Article 49(6) doesn’t say that civilians can’t voluntarily move to live in occupied territory. Nor does it require occupying powers to make it difficult or burdensome for civilians to reside in these territories.

With regard to the West Bank, a sizeable portion of Jewish Israelis who live there today didn’t move into the area, much less were they transferred there by Israel—they were born there! And these settler babies and kids aren’t there illegally.

Shilo | Jewish West Bank Settlement | credit: The Blaze
Shilo | Jewish West Bank Settlement | credit: The Blaze

So Article 49(6) doesn’t create a “no-go zone” for the nationals of the occupying power who wish to migrate into the occupied territory. Israel has indicated a willingness to trade away some of this territory as part of a negotiated agreement—having rights and title to territory doesn’t mean a state can’t waive them. But until that day comes, nothing in the Geneva Conventions makes it unlawful for Israeli citizens to voluntarily settle in a territory with no other legal sovereign.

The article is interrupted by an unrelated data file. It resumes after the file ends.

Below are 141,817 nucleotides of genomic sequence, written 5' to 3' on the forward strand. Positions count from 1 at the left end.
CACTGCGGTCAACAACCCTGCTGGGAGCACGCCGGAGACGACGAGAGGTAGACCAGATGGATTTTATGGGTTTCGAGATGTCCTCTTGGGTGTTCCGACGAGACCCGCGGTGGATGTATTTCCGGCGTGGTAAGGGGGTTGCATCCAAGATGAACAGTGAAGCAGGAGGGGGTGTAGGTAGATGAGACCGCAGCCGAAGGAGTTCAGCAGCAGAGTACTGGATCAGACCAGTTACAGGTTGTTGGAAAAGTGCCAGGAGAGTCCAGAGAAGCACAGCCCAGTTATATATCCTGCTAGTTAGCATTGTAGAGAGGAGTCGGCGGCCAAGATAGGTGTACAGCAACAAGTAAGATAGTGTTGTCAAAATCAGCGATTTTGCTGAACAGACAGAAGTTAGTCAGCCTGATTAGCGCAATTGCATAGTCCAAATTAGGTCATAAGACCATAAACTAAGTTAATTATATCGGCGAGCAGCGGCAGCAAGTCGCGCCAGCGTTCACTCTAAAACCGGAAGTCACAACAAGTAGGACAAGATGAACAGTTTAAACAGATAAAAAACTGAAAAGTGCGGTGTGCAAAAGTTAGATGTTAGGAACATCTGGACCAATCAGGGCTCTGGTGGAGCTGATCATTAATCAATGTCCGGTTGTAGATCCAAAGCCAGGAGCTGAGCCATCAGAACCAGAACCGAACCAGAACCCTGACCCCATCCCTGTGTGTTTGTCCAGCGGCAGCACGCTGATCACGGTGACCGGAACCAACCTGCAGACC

1. Many other nation-states are regarded as occupiers under international law and have populated these territories with settlers, but these actions have garnered virtually no international opprobrium in comparison to the negative reactions toward Israel’s settlement of the West Bank.